Hail to The Mountain

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I have hiked a lot of treacherous hikes before but I have never stared at a mountain as imposing as the one in the horizon. After a one-hour drive, we finally reached the hiking trail on Mt. Cotopaxi, the highest active volcano in the world. My whole family was speechless as the temperature dropped 30 degrees and remnants of snow appeared on the ground. My mom was the one who broke the silence. “I’m not sure I want to go much higher.”
Geraldo, our Andean guide, said, “You can turn around when you feel tired and have had enough, but we should try to stay as a group. Also if you start feeling dizzy, tell me right away. You might be getting altitude sickness. Walk very slowly, because it is very easy to faint, at this elevation, if you walk too quickly.” We all got out of the car and tried to adjust to the elevation. After a few minutes, we began the hike behind a group of German tourists.
“Mom, I’m bored. Can dad and I jog up the mountain and meet you at the top?” I asked.
“No! Don’t get too big for your britches. You would probably faint and I am struggling just to walk,” she said. So, we continued to walk as if we were on the moon and every step counted for something.
Five minutes later, my mom whined: “I’m too tired. I am going to head back. You can continue to hike until you want to turn around. I would suggest you stop soon though. The sky seems to be turning very dark.” Before anyone could say anything, my mom was a blur as she headed down the mountain. My dad, sister, Geraldo and I continued the hike.
Shortly thereafter, I noticed that the skies were getting even darker and the wind started to pick up. “I’m scared,” my sister says, “I want to go back.” My dad told my sister to sit down for a little and wait with the guide, while he and I continue to hike. Then, everything changed. Giant pieces of hail began to rain from the sky and bounce off our heads and faces. It felt like I was standing in the middle of the driving range while people were hitting me with golf balls. We could not see more than a few feet in front of us.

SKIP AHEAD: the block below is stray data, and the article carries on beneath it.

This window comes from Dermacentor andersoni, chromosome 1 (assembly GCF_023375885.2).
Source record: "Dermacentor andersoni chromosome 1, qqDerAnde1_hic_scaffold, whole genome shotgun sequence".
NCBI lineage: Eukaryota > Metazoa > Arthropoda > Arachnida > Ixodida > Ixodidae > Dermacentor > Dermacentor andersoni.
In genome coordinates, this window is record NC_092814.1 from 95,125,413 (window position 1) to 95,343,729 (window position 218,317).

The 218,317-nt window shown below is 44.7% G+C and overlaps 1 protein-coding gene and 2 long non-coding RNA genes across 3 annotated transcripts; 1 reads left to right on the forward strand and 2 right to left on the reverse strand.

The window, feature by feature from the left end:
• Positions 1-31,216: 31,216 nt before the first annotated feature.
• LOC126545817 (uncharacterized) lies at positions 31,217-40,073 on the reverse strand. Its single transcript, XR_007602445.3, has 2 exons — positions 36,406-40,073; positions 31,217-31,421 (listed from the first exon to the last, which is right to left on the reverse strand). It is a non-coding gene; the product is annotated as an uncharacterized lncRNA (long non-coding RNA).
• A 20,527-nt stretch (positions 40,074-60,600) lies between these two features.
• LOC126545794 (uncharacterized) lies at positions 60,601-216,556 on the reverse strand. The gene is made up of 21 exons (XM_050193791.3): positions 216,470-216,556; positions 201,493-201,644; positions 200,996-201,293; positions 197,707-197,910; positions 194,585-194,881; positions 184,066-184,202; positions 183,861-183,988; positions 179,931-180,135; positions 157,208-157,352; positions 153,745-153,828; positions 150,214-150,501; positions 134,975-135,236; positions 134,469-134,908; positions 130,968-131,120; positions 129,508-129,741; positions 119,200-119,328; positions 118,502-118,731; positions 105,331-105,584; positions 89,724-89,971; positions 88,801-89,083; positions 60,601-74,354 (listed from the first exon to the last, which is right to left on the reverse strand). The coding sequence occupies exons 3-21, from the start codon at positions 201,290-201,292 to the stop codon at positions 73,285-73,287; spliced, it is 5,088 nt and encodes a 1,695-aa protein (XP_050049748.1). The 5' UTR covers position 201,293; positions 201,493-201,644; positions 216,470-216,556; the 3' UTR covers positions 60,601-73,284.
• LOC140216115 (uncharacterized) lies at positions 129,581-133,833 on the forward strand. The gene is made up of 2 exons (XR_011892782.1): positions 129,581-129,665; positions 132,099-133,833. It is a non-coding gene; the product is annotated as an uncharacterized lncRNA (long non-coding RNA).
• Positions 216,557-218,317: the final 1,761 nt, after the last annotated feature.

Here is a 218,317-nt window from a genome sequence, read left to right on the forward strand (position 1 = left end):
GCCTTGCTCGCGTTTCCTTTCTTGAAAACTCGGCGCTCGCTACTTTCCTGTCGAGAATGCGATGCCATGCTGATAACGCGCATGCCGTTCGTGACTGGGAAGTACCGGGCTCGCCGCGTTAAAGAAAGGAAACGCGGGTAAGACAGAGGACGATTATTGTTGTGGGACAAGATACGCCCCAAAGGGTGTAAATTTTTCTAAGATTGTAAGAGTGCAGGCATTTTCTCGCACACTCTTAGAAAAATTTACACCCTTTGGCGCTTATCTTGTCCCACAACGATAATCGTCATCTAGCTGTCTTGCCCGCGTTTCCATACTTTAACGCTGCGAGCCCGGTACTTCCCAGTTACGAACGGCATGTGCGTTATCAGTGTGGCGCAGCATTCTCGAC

Being the persistent person that I am, I said, “It’s just a little ice. We should continue hiking to the top.” But after ice pellets began clouding my vision, I had second thoughts.
“Zach,” my dad uttered, “We are heading down. No if, ands or buts.” For once, I agreed with him. We quickly found my sister sitting with the guide in the same spot we left her. She was so terrified that she was crying. “Wait here a second, Zach while I talk to your sister. Then we will all walk down together,” my dad screamed. The guide was furiously trying to cover my sister with blankets to shield her from the hail.
After a minute, I decided that my dad was talking too long with my sister, and decided it was time to evacuate – with or without my family. I screamed, “Dad, I am going to run down myself. I can’t wait. The hail hurts too much.”
“Wait Zach!” he shouted. But it was too late. I had already made up my mind. I started sprinting down the mountain, trying not to slip on the ice. The last thing I heard my dad say was, “Come back here. It is not safe.” Then it was just the mountain and I. As I ran, the storm kept getting worse. Soon, the fog was so thick that I couldn’t see where I was going. I just prayed that the next step didn’t lead off the mountain. Then, I saw it in the distance like a beacon of freedom or a lighthouse in the snow. It was Geraldo’s car with my mom sitting in it. I knew I would live to climb another mountain.
My dad, sister, and the guide soon came walking down the mountain covered in a coat of ice pellets. My sister was crying, convinced that I was lost in the blizzard. It may have been the happiest she ever was to see me. My dad, however, wasn’t so happy. I don’t think my family will be hiking on snow-covered mountains anytime soon.





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